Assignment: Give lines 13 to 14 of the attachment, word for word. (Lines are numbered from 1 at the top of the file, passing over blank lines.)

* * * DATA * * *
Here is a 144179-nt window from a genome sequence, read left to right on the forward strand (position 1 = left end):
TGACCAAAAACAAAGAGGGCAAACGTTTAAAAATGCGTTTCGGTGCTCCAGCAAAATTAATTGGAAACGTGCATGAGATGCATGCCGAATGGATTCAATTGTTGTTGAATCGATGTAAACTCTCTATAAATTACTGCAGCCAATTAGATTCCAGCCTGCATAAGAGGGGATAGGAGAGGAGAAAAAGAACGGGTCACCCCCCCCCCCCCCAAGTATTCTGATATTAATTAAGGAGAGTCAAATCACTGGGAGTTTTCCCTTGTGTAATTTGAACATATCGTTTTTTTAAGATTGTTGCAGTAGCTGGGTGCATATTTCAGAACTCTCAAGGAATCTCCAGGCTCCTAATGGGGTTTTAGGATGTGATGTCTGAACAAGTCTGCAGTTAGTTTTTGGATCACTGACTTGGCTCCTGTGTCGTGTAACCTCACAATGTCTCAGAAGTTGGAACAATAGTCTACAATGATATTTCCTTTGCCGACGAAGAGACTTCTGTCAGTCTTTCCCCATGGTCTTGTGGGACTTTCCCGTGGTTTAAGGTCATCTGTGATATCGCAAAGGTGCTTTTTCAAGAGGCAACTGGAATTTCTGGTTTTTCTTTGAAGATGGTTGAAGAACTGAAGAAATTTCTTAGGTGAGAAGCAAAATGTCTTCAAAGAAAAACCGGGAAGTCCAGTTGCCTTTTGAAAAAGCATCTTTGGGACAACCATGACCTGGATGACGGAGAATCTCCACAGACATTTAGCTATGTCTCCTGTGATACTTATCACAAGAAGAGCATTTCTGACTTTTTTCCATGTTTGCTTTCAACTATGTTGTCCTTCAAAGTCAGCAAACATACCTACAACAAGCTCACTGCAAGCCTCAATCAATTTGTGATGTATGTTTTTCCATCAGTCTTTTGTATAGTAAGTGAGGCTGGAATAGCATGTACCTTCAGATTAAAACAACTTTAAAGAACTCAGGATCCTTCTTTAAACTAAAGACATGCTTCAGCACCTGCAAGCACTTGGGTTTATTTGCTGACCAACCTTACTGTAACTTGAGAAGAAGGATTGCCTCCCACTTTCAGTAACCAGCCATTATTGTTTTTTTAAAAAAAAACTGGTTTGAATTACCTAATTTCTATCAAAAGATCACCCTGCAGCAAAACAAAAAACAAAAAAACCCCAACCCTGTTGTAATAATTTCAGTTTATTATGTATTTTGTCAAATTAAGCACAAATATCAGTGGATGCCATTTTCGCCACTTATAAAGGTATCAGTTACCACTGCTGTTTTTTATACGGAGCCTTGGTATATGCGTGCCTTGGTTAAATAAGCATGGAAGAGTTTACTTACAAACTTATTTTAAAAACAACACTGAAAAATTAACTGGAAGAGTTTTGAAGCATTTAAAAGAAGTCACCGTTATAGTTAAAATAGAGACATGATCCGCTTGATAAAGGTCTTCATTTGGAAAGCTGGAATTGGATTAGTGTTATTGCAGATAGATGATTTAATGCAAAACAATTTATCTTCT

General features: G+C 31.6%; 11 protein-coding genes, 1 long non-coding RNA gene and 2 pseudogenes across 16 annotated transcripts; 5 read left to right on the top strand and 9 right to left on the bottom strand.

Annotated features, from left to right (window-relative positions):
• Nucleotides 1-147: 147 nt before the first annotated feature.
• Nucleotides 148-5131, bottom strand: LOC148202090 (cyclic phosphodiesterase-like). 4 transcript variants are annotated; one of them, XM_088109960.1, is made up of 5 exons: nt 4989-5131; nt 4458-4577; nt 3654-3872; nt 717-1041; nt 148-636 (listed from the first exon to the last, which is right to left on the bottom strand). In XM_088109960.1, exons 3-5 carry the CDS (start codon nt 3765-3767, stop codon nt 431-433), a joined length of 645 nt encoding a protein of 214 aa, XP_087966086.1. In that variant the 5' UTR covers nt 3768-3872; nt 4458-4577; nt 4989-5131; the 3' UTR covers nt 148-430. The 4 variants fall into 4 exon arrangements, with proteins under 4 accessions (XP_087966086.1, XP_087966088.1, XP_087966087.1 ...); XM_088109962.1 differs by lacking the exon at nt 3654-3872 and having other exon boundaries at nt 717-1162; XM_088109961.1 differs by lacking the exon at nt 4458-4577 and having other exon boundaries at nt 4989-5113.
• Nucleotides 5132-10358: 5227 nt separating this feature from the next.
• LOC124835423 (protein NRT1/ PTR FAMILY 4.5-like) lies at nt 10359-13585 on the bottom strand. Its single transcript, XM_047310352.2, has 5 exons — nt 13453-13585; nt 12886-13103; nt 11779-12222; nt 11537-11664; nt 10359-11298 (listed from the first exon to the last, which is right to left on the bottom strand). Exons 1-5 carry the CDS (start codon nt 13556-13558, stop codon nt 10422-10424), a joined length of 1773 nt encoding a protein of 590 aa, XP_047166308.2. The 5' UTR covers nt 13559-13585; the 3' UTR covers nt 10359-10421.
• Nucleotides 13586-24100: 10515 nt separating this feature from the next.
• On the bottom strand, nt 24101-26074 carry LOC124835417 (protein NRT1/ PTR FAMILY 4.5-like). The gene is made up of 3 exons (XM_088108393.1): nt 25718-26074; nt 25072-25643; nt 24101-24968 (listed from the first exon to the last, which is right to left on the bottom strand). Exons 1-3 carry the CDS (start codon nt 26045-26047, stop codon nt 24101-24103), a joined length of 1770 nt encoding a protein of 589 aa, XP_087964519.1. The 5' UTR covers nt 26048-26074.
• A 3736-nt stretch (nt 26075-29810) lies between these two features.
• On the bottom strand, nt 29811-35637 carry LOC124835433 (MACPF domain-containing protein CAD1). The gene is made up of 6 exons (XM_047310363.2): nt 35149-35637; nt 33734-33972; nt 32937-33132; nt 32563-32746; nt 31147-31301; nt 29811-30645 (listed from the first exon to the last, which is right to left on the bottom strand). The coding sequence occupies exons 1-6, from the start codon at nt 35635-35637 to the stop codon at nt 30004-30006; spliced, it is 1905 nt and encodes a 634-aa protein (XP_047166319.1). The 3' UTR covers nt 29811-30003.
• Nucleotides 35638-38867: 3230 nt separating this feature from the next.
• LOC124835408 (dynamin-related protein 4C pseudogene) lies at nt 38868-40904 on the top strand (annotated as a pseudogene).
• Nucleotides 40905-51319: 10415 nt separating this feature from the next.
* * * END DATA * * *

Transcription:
• Nucleotides 35638-38867: 3230 nt separating this feature from the next.
• LOC124835408 (dynamin-related protein 4C pseudogene) lies at nt 38868-40904 on the top strand (annotated as a pseudogene).